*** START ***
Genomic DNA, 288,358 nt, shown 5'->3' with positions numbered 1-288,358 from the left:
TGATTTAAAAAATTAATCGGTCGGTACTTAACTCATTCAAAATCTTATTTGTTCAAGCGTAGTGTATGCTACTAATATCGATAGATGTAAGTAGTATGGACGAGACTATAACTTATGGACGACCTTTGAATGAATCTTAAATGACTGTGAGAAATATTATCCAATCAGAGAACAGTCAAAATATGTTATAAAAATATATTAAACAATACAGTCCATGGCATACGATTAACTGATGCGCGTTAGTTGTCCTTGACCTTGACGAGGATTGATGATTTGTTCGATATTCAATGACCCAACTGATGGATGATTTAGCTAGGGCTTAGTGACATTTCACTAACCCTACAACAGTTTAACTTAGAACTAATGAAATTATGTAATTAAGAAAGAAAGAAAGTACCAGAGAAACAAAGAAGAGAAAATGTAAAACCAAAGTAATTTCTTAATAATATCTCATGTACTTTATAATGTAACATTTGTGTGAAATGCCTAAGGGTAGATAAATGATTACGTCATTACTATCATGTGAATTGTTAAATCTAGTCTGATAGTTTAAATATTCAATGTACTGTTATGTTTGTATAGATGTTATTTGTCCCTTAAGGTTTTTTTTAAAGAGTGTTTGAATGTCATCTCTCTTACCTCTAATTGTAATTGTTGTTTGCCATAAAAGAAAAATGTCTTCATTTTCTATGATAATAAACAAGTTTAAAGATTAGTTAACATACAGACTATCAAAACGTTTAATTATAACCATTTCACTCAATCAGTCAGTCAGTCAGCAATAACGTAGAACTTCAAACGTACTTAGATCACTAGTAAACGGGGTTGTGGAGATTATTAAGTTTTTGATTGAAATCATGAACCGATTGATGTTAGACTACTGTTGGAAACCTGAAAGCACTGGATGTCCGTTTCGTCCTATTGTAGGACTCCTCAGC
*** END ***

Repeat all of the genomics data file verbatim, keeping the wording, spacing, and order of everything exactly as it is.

Genomic DNA, 288,358 nt, shown 5'->3' with positions numbered 1-288,358 from the left:
TGATTTAAAAAATTAATCGGTCGGTACTTAACTCATTCAAAATCTTATTTGTTCAAGCGTAGTGTATGCTACTAATATCGATAGATGTAAGTAGTATGGACGAGACTATAACTTATGGACGACCTTTGAATGAATCTTAAATGACTGTGAGAAATATTATCCAATCAGAGAACAGTCAAAATATGTTATAAAAATATATTAAACAATACAGTCCATGGCATACGATTAACTGATGCGCGTTAGTTGTCCTTGACCTTGACGAGGATTGATGATTTGTTCGATATTCAATGACCCAACTGATGGATGATTTAGCTAGGGCTTAGTGACATTTCACTAACCCTACAACAGTTTAACTTAGAACTAATGAAATTATGTAATTAAGAAAGAAAGAAAGTACCAGAGAAACAAAGAAGAGAAAATGTAAAACCAAAGTAATTTCTTAATAATATCTCATGTACTTTATAATGTAACATTTGTGTGAAATGCCTAAGGGTAGATAAATGATTACGTCATTACTATCATGTGAATTGTTAAATCTAGTCTGATAGTTTAAATATTCAATGTACTGTTATGTTTGTATAGATGTTATTTGTCCCTTAAGGTTTTTTTTAAAGAGTGTTTGAATGTCATCTCTCTTACCTCTAATTGTAATTGTTGTTTGCCATAAAAGAAAAATGTCTTCATTTTCTATGATAATAAACAAGTTTAAAGATTAGTTAACATACAGACTATCAAAACGTTTAATTATAACCATTTCACTCAATCAGTCAGTCAGTCAGCAATAACGTAGAACTTCAAACGTACTTAGATCACTAGTAAACGGGGTTGTGGAGATTATTAAGTTTTTGATTGAAATCATGAACCGATTGATGTTAGACTACTGTTGGAAACCTGAAAGCACTGGATGTCCGTTTCGTCCTATTGTAGGACTCCTCAGC